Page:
Scylla 2.1 introduces secondary indexing: NewsBits from Compose


Welcome to NewsBits where you'll find the database and developer news from around the net for the week ending February 23rd:

And now, those bits in full:

Database Bits

Scylla 2.1: The Cassandra-compatible-but-faster database has seen a new minor update with release of Scylla 2.1. This update includes a new compaction strategy (TWCS), CQL cast functions, support for durations and proper eviction for prepared statements to avoid out-of-memory events. There's also more efficient handling of CompressionInfo.db files and transitional auth support so you can turn on access control without locking everyone out. 2.1 also sees the arrival, in experimental form, of secondary indexing with a Cassandra compatible syntax. Secondary indexes let you search efficiently on fields that aren't the partition keys.

PostgreSQL 11: As development settles out, PostgreSQL 11's features and limits are being clarified. One limit is the maximum size of a table and in this Simon Riggs blog post, we see how PostgreSQL's long-standing 32TB maximum table size was boosted to 2 Exabytes in PostgreSQL 10... and with a recent fix of a 22 year old bug, will go to 131 Yottabytes in PostgreSQL 11.

PostgreSQL Internals: Just under a year ago, we talked about the rather splendid "The Internals of PostgreSQL". It's an online book, being translated from Japanese, which delves deep into how PostgreSQL works. Back then though the chapter on Query Processing was yet to be translated. Well, now the Query Processing chapter has been put online and carries on delving into how PostgreSQL interprets, plans and operates on SQL queries. A must for any PostgreSQL developer or DBA.

Elasticsearch: Mentioned last week in NewsBits, Elasticsearch 6.2.2 is now available. The release notes cover the various fixes such as handling results from script field parsing in the Java High-Level REST client. There is also a matching Kibana release.

MySQL 8: FOSDEM was at the start of the month and we're working through the many videos of presentations there. This one - Why we're excited about MySQL 8 - looks at the yet-to-be-GA MySQL 8 and ops related features like the Native Data Dictionary, UTF8mb4 as defalt character set, use of OpenSSL, roles, breaking down SUPER privileges, encrypted logs, persistent auto-increment, auto-tuning InnoDB, in-place partial JSON updates, a storage engine for temporary tables and much, much more.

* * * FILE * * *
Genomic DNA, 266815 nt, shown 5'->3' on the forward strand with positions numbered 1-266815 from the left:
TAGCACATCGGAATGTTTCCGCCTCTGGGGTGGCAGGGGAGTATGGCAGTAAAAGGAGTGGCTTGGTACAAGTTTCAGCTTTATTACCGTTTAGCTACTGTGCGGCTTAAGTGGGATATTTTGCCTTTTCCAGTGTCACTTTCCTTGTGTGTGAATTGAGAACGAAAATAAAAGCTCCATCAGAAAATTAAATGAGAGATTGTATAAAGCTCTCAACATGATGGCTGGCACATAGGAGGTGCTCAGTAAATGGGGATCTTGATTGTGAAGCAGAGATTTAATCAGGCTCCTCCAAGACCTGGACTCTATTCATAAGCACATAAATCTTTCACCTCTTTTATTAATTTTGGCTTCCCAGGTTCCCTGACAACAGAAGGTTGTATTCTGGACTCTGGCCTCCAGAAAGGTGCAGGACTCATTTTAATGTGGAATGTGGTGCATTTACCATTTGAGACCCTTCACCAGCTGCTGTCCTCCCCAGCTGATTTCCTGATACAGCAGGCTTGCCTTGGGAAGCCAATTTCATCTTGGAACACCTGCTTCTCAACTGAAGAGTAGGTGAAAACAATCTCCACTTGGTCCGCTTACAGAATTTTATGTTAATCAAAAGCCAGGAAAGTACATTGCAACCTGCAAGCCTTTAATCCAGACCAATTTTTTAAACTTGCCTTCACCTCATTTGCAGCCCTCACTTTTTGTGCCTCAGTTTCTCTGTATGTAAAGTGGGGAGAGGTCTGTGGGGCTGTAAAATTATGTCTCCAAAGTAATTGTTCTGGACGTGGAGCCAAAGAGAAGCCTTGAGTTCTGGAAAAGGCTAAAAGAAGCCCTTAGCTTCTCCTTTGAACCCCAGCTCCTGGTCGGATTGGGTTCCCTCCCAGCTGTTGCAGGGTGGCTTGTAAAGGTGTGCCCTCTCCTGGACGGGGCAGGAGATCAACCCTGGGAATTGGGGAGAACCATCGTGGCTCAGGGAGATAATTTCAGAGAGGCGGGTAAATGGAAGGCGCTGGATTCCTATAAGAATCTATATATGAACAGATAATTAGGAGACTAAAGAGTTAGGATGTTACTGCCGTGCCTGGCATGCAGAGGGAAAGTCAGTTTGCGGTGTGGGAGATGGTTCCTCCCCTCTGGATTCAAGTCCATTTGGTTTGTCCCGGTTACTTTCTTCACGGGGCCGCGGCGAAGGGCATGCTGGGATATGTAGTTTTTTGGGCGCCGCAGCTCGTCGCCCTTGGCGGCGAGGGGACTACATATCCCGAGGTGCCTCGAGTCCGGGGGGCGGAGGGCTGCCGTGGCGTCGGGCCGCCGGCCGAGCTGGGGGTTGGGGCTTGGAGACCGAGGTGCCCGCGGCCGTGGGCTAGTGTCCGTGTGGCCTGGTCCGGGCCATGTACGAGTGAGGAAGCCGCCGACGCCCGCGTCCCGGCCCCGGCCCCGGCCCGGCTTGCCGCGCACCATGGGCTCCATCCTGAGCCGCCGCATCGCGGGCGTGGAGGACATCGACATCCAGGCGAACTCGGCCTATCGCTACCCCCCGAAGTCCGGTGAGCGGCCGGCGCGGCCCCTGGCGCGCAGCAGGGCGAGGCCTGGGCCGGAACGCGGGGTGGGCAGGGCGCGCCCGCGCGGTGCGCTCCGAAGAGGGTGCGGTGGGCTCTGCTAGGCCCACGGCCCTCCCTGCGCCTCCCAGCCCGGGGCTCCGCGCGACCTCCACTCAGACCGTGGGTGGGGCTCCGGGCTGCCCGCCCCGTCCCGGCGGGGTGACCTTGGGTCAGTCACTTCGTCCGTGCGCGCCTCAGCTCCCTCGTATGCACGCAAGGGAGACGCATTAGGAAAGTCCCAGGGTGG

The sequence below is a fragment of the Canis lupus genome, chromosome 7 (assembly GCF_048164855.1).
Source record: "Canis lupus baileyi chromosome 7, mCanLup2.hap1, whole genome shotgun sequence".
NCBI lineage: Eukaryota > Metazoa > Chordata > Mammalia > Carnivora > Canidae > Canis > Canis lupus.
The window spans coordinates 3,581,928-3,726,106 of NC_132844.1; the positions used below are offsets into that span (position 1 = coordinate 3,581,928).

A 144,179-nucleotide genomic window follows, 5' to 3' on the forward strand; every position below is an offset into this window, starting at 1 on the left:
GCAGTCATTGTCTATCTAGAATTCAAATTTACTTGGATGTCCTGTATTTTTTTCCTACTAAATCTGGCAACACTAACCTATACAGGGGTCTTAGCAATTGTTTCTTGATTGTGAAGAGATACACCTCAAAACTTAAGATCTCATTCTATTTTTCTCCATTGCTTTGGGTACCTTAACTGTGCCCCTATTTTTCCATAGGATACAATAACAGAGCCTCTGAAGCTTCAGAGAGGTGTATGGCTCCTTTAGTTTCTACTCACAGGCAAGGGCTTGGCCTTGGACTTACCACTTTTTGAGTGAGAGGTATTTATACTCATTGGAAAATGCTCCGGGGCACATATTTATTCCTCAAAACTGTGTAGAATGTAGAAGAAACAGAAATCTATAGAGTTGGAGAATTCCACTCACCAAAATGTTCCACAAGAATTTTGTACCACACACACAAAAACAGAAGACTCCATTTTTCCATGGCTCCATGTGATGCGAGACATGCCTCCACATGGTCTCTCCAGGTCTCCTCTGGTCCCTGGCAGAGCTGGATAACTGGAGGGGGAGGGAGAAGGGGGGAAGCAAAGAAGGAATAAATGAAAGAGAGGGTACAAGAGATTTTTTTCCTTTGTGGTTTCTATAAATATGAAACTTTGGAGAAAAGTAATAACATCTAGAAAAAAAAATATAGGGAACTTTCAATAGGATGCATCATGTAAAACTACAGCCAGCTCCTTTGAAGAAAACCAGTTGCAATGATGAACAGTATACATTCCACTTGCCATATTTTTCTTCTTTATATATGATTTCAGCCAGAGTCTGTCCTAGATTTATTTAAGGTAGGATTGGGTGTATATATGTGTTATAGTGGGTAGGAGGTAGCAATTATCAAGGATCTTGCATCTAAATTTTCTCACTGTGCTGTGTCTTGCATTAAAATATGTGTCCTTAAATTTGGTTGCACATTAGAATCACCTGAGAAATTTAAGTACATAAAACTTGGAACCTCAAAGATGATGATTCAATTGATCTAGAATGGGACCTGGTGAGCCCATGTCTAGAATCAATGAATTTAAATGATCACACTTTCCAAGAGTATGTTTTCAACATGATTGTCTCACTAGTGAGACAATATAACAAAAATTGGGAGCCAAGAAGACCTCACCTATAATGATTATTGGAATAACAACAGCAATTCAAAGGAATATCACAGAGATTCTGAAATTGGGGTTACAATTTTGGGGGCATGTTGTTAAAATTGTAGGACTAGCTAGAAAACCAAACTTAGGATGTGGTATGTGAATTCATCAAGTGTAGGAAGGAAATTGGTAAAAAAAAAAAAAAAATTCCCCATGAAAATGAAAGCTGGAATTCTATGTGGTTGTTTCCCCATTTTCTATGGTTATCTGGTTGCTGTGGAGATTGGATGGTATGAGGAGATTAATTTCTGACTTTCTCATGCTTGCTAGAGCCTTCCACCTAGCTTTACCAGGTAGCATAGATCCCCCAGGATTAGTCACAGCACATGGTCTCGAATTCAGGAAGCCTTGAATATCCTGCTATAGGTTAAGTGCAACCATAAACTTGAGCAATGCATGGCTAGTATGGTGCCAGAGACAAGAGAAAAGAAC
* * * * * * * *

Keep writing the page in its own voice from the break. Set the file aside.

Robo 3T: Robo 3T 1.2 is the latest release of the popular MongoDB client, previously known as RoboMongo. The new release now builds and runs on Ubuntu 17.x and macOS High Sierra, thanks to a Qt upgrade. It includes some fixes that display big doubles correctly and can avoid data overwriting when working with a projected view.

JupyterLab: It's not at version 1.0 yet, but the collaborative version of Jupyter Notebooks, JupyterLab, has been declared "ready for users". Notebooks are composite living documents which bring code, visualization and text together to create documented, reproducible data science. Collaboration is the challenge for Notebooks and JupyterLabs is the Project Jupyter developers answer to that. The plan is that JupyterLab will go 1.0 later this year and eventually replace Jupyter itself with a smooth transition and support for the same notebook format files.

Developer Bits

Go: Just as we published NewsBits last week, Go 1.10 arrived. This update is predominantly about better tooling and toolchain operation with smarter selection of files to compile, defaulted GOROOT and a new GOTMPDIR setting, caching of test results for unchanged paths and so on. Full details over in the Go 1.10 release notes. Meanwhile, the Go community are talking about Russ Cox's proposal on Go package versioning - vgo. The introduction describes the history and reasoning behind the proposal. Expect it all to loom large in future Go developments.

Asciicinema: The open source terminal-centric session recording and playback tool Asciicinema has reached version 2.0. It comes with a new recording format based on newline delimited JSON which opens up opportunities for incremental reading and writing and for making even more epic terminal replays to complement documentation and provide guidance.

Sinatra: Sinatra, the small yet smooth DSL that thinks it's a web framework, has been updated. Sinatra 2.0.1 comes around ten months after Sinatra 2.0 arrived. It includes a fix for CVE-2018-7212 which affected Sinatra on Windows. The full changelog has the rest of the details.

And finally... a keylogger in CSS? Sure, here's a tweet from Jordan Eldredge showing how to harness event generation and use image requests to covertly pass characters to other sites.

NewsBits. News in bits, every Friday at Compose.

Read more articles about Compose databases - use our Curated Collections Guide for articles on each database type. If you have any feedback about this or any other Compose article, drop the Compose Articles team a line at We're happy to hear from you.

attribution G. Crescoli

Dj Walker-Morgan
Dj Walker-Morgan was Compose's resident Content Curator, and has been both a developer and writer since Apples came in II flavors and Commodores had Pets. Love this article? Head over to Dj Walker-Morgan’s author page to keep reading.

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